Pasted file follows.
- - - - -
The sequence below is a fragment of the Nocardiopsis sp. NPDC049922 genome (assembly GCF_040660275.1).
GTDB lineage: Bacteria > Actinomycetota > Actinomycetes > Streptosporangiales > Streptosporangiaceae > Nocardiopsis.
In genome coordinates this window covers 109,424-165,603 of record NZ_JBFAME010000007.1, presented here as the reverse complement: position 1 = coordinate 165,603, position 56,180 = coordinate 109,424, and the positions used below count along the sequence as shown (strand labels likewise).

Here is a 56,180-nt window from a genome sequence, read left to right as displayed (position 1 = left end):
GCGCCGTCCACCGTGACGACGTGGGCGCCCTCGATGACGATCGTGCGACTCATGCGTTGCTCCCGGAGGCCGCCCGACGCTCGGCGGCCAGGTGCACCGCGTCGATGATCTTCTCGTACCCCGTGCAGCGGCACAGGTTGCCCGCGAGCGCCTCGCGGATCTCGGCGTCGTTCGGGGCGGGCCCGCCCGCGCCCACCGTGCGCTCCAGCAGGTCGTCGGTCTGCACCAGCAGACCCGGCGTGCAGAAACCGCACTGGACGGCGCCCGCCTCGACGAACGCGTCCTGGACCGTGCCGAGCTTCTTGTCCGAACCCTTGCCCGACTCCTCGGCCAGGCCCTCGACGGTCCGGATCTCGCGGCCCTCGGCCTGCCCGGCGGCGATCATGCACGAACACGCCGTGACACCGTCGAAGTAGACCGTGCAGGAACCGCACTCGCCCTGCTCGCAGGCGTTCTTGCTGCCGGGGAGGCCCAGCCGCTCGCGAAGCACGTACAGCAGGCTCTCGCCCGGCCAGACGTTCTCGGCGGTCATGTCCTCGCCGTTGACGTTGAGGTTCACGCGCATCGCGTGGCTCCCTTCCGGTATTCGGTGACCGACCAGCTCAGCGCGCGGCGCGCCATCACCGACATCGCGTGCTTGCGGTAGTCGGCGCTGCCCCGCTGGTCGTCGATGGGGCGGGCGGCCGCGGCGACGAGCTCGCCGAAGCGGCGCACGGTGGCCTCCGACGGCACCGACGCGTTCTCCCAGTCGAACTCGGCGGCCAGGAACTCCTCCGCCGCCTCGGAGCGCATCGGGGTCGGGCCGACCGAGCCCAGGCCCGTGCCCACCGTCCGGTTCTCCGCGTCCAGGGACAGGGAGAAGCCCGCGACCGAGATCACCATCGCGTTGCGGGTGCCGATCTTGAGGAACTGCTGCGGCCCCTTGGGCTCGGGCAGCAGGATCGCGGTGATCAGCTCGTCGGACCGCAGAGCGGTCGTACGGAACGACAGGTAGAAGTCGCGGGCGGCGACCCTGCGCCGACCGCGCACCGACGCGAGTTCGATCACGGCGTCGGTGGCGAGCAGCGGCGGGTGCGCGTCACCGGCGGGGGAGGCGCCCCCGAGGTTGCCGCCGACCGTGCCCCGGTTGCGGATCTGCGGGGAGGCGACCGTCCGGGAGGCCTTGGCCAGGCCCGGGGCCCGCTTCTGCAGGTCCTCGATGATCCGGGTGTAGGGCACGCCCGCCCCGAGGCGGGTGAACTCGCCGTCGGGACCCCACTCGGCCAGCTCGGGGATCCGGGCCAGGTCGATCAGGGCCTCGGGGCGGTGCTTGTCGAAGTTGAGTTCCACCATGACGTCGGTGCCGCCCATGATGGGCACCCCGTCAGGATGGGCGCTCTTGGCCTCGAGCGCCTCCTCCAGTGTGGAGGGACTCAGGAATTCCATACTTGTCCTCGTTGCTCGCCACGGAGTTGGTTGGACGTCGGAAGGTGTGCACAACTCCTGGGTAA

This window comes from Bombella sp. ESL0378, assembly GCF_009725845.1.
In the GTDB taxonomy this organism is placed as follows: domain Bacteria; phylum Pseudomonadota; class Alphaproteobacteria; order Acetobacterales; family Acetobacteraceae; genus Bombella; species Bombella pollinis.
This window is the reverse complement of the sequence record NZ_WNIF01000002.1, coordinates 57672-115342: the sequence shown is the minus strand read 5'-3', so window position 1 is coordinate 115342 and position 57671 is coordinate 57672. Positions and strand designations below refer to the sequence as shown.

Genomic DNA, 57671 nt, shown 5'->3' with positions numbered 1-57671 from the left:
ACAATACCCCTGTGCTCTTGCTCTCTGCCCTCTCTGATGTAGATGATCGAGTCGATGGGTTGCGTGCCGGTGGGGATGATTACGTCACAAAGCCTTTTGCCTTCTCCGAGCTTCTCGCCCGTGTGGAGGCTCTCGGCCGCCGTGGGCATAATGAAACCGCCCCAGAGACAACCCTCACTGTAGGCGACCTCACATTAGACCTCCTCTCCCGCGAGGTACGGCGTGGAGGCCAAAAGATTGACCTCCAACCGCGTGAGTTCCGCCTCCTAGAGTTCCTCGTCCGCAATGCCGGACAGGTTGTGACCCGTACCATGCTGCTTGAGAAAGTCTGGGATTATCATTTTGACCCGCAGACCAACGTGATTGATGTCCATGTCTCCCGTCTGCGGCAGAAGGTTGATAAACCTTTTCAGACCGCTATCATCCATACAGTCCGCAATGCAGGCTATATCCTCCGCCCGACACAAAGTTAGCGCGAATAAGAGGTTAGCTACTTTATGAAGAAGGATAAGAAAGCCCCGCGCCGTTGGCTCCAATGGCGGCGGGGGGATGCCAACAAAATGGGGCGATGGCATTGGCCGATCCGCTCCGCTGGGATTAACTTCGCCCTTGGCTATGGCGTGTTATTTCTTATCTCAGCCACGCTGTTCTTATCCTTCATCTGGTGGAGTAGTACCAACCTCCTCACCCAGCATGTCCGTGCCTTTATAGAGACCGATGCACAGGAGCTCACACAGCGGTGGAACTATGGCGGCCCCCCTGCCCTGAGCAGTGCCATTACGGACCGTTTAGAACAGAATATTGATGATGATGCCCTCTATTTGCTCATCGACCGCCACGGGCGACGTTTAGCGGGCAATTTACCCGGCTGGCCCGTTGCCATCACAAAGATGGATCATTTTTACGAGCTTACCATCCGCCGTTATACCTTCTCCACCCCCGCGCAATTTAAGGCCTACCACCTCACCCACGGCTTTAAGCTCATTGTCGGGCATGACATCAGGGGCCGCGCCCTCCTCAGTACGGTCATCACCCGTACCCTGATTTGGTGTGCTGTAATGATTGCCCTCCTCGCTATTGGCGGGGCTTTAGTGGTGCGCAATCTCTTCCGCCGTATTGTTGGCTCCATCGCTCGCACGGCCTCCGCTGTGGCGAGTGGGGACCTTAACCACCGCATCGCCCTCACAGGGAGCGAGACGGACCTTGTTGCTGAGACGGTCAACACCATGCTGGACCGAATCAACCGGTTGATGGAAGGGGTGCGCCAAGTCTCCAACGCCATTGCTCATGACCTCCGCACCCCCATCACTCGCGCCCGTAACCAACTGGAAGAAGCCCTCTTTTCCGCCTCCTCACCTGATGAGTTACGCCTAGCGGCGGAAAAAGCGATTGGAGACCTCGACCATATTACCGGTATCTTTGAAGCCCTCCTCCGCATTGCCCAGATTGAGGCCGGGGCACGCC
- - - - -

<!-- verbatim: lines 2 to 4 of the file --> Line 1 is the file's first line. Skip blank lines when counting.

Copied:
GTDB lineage: Bacteria > Actinomycetota > Actinomycetes > Streptosporangiales > Streptosporangiaceae > Nocardiopsis.
In genome coordinates this window covers 109,424-165,603 of record NZ_JBFAME010000007.1, presented here as the reverse complement: position 1 = coordinate 165,603, position 56,180 = coordinate 109,424, and the positions used below count along the sequence as shown (strand labels likewise).

Here is a 56,180-nt window from a genome sequence, read left to right as displayed (position 1 = left end):